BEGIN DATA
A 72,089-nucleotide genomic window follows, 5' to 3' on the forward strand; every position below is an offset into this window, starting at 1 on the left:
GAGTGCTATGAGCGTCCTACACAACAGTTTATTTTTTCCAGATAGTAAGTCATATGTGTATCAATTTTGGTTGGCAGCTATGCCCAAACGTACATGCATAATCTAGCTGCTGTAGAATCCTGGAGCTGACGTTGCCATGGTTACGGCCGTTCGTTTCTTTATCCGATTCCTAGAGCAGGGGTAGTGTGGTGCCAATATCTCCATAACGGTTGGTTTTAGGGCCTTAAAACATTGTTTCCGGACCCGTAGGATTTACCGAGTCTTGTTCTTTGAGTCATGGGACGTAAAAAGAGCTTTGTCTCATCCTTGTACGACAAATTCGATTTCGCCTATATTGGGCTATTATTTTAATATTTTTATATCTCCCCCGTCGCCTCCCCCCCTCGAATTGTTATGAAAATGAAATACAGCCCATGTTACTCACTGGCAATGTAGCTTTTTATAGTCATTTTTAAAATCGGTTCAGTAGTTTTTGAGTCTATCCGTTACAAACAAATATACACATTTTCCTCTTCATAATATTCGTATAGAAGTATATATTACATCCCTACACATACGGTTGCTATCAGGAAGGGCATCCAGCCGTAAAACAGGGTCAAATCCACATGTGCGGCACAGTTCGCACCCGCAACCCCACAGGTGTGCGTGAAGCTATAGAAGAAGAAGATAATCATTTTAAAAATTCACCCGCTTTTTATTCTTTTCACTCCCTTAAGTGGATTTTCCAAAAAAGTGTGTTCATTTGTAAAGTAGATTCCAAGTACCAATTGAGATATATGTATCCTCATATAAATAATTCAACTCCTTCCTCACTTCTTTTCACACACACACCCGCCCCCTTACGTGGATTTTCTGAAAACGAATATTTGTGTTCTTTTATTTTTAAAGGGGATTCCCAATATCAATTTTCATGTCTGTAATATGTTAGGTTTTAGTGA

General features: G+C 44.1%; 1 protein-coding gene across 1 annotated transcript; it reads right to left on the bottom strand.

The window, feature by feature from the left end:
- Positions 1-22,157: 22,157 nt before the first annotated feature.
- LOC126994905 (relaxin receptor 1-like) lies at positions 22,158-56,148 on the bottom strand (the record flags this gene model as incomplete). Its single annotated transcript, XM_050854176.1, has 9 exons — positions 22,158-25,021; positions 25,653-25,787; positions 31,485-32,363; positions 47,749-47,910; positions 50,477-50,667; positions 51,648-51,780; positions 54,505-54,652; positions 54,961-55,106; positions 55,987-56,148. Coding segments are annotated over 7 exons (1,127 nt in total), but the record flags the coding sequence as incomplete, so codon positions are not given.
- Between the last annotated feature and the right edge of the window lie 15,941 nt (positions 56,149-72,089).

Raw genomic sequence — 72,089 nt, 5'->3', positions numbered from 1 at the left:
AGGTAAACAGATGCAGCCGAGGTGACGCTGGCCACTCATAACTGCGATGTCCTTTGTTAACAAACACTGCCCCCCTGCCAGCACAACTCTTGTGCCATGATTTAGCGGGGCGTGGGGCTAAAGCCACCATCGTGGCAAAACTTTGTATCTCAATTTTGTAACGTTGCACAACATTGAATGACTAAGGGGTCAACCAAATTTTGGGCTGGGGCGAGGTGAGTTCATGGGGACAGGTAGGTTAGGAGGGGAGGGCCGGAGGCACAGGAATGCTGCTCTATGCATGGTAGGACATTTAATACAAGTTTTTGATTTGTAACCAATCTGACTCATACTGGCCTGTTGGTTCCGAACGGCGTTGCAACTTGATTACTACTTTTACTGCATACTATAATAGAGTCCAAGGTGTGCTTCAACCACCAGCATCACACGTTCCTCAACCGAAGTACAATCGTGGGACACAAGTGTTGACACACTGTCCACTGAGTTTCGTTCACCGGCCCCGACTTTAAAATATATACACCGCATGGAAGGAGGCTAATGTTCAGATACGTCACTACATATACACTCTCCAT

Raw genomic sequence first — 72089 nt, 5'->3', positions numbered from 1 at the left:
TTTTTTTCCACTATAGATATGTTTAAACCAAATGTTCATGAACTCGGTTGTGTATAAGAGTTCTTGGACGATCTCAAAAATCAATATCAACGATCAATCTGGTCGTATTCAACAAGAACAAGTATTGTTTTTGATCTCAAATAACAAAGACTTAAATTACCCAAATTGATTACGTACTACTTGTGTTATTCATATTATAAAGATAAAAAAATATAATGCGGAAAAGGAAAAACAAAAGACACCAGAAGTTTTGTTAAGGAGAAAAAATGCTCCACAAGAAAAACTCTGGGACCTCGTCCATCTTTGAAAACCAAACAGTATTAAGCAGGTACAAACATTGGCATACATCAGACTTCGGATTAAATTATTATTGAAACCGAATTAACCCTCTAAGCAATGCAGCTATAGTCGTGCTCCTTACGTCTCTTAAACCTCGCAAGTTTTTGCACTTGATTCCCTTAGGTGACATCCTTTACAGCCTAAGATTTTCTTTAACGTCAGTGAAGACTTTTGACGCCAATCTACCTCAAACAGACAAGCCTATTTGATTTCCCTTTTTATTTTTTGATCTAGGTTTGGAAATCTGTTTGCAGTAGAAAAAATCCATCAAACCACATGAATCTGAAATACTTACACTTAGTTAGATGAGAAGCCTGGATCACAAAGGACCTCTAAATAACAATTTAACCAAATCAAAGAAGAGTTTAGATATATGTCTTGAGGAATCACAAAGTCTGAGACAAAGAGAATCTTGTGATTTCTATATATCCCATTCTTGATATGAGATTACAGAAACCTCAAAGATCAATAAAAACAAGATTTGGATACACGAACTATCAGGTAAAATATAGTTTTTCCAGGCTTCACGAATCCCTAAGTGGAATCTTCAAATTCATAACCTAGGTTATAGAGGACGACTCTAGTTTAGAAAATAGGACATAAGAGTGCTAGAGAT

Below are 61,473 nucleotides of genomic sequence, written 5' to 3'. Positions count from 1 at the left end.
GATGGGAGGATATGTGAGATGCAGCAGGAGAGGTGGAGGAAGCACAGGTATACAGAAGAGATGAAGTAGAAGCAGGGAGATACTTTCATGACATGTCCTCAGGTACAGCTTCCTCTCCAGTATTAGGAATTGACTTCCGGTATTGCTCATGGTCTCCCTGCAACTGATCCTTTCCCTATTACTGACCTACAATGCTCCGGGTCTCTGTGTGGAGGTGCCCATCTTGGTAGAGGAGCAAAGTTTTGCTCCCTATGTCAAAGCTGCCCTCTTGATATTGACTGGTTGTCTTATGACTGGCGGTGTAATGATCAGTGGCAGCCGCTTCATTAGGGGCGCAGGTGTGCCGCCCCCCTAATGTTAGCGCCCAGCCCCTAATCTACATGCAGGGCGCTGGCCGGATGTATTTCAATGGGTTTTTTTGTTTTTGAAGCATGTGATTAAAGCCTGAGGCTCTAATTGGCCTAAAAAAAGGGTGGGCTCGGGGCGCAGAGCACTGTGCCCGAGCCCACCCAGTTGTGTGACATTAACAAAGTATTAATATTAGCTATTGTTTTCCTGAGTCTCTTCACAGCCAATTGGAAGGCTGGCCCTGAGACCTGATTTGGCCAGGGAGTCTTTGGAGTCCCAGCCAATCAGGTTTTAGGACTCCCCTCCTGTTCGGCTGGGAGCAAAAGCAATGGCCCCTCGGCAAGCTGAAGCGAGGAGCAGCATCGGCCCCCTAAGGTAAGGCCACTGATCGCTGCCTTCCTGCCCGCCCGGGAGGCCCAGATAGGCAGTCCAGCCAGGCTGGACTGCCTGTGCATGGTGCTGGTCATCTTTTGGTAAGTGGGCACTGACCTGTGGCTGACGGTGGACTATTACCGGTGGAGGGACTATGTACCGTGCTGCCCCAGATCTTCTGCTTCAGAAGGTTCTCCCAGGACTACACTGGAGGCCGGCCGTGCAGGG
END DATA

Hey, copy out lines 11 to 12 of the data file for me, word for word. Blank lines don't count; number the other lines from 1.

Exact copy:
TTTTTTTCCACTATAGATATGTTTAAACCAAATGTTCATGAACTCGGTTGTGTATAAGAGTTCTTGGACGATCTCAAAAATCAATATCAACGATCAATCTGGTCGTATTCAACAAGAACAAGTATTGTTTTTGATCTCAAATAACAAAGACTTAAATTACCCAAATTGATTACGTACTACTTGTGTTATTCATATTATAAAGATAAAAAAATATAATGCGGAAAAGGAAAAACAAAAGACACCAGAAGTTTTGTTAAGGAGAAAAAATGCTCCACAAGAAAAACTCTGGGACCTCGTCCATCTTTGAAAACCAAACAGTATTAAGCAGGTACAAACATTGGCATACATCAGACTTCGGATTAAATTATTATTGAAACCGAATTAACCCTCTAAGCAATGCAGCTATAGTCGTGCTCCTTACGTCTCTTAAACCTCGCAAGTTTTTGCACTTGATTCCCTTAGGTGACATCCTTTACAGCCTAAGATTTTCTTTAACGTCAGTGAAGACTTTTGACGCCAATCTACCTCAAACAGACAAGCCTATTTGATTTCCCTTTTTATTTTTTGATCTAGGTTTGGAAATCTGTTTGCAGTAGAAAAAATCCATCAAACCACATGAATCTGAAATACTTACACTTAGTTAGATGAGAAGCCTGGATCACAAAGGACCTCTAAATAACAATTTAACCAAATCAAAGAAGAGTTTAGATATATGTCTTGAGGAATCACAAAGTCTGAGACAAAGAGAATCTTGTGATTTCTATATATCCCATTCTTGATATGAGATTACAGAAACCTCAAAGATCAATAAAAACAAGATTTGGATACACGAACTATCAGGTAAAATATAGTTTTTCCAGGCTTCACGAATCCCTAAGTGGAATCTTCAAATTCATAACCTAGGTTATAGAGGACGACTCTAGTTTAGAAAATAGGACATAAGAGTGCTAGAGAT

Below are 61,473 nucleotides of genomic sequence, written 5' to 3'. Positions count from 1 at the left end.